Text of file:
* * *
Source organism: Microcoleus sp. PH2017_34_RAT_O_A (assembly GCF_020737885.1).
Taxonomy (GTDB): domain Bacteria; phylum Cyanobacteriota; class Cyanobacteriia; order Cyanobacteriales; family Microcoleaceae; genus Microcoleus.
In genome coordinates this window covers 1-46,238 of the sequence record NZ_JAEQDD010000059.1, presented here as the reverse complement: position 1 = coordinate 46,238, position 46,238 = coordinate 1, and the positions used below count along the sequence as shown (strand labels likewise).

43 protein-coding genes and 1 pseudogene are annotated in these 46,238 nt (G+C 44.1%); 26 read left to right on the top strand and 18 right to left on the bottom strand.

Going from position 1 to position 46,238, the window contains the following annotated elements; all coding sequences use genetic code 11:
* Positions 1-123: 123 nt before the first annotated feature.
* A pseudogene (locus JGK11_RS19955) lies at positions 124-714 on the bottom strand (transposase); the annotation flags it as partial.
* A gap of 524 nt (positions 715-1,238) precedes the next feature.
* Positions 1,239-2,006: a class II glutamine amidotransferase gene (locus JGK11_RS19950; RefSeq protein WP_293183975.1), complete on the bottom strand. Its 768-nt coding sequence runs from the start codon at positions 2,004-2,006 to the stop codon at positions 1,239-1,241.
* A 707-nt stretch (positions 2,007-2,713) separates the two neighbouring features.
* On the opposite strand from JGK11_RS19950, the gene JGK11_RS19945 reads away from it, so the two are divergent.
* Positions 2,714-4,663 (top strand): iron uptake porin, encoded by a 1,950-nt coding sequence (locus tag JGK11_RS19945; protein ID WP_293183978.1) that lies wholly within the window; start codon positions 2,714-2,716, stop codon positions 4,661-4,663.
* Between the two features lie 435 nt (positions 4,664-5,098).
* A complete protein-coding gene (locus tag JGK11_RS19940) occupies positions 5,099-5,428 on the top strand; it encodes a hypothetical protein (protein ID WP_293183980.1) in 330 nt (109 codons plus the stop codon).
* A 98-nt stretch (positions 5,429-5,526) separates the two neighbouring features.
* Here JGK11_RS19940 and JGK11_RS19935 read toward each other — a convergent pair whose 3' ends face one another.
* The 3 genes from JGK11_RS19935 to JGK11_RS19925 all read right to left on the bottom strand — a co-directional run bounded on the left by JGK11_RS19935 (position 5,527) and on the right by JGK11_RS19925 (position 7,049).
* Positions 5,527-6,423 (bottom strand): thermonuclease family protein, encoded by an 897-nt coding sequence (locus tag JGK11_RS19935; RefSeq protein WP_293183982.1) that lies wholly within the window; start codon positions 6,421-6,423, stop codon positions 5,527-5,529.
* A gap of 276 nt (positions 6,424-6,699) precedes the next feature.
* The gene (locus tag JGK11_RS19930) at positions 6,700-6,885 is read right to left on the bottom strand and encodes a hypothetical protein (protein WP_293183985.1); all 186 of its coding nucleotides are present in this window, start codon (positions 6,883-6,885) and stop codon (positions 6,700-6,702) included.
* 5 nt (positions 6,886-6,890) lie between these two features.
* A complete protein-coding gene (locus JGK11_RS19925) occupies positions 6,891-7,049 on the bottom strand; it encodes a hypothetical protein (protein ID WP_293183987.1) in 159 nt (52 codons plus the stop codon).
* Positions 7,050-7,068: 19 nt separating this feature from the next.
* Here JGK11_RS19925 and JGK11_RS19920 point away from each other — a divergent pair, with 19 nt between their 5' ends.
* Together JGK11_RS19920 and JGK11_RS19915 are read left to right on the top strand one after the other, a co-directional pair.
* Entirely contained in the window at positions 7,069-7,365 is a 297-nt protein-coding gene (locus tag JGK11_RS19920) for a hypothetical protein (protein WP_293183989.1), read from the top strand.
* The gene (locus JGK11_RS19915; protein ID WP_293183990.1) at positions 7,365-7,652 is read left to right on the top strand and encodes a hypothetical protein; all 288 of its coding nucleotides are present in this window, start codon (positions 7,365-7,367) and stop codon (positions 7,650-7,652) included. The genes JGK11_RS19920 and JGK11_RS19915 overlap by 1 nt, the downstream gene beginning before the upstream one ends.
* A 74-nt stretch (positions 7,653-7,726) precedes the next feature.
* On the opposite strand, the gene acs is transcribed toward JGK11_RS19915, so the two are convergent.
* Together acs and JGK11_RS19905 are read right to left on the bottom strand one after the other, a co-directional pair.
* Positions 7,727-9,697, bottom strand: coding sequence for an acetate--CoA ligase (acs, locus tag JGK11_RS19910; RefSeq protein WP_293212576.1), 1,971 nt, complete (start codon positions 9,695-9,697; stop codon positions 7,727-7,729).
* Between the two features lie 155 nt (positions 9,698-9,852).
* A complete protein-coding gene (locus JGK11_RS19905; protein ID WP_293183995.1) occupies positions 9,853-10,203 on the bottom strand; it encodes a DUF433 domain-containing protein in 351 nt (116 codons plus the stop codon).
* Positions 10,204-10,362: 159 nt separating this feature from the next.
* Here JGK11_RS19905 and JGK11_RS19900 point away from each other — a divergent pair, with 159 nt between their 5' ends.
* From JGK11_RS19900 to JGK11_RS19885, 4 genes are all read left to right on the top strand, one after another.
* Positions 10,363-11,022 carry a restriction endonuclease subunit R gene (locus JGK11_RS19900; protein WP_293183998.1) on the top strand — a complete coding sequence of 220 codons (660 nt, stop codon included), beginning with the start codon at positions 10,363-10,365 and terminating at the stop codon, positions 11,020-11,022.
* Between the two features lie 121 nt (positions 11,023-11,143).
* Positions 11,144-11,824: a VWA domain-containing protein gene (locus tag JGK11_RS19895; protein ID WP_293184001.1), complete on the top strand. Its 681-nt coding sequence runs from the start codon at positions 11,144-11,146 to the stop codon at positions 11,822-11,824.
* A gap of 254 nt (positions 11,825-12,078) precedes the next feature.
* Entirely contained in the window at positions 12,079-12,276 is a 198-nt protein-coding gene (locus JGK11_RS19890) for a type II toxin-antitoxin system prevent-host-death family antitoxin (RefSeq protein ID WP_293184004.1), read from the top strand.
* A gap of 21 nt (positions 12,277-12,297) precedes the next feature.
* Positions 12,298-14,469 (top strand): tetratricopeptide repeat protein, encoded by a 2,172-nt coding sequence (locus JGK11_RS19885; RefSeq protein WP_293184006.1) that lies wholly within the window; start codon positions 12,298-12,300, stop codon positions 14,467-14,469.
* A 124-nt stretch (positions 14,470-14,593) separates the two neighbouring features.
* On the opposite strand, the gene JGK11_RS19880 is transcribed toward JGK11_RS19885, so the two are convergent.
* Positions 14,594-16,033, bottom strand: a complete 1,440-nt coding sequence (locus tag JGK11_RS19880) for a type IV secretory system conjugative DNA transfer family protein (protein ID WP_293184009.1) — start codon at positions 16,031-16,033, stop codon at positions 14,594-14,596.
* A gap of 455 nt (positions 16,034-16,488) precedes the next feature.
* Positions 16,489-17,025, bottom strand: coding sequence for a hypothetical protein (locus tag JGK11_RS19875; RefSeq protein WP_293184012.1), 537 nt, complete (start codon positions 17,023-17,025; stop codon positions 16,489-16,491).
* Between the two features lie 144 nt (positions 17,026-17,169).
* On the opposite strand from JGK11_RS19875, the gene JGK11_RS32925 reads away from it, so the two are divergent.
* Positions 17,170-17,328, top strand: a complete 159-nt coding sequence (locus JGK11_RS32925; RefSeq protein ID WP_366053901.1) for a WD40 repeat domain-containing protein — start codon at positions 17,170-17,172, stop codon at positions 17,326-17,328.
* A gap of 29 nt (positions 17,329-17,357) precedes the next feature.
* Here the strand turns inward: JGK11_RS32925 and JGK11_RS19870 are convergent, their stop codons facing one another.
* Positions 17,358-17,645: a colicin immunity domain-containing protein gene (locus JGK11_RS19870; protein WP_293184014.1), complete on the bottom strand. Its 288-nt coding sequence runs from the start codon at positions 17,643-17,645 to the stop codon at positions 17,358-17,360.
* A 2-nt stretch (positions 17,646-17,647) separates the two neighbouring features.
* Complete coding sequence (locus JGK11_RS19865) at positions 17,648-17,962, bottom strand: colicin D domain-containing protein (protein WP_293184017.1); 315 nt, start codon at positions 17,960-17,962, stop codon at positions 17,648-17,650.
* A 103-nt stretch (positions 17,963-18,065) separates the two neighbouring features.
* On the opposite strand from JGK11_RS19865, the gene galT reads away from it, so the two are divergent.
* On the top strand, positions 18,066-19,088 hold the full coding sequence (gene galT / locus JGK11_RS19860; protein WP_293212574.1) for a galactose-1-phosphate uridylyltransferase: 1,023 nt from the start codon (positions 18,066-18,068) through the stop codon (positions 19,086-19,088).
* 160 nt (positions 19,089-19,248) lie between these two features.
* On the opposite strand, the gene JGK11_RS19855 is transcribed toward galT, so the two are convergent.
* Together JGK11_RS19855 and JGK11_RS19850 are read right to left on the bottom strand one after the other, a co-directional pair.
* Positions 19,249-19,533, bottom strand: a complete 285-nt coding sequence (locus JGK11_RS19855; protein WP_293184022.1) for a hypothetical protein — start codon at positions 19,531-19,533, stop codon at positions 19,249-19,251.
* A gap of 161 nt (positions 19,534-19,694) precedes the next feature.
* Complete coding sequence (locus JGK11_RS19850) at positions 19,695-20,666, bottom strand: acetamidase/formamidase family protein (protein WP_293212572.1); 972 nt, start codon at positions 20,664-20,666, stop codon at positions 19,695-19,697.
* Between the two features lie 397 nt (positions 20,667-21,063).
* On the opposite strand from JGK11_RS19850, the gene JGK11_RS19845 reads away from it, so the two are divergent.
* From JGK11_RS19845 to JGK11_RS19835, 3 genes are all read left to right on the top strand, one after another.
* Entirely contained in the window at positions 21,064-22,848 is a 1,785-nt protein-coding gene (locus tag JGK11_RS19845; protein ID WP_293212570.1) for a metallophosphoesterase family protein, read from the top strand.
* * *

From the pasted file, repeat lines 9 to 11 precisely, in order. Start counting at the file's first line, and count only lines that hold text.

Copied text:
* Positions 1,239-2,006: a class II glutamine amidotransferase gene (locus JGK11_RS19950; RefSeq protein WP_293183975.1), complete on the bottom strand. Its 768-nt coding sequence runs from the start codon at positions 2,004-2,006 to the stop codon at positions 1,239-1,241.
* A 707-nt stretch (positions 2,007-2,713) separates the two neighbouring features.
* On the opposite strand from JGK11_RS19950, the gene JGK11_RS19945 reads away from it, so the two are divergent.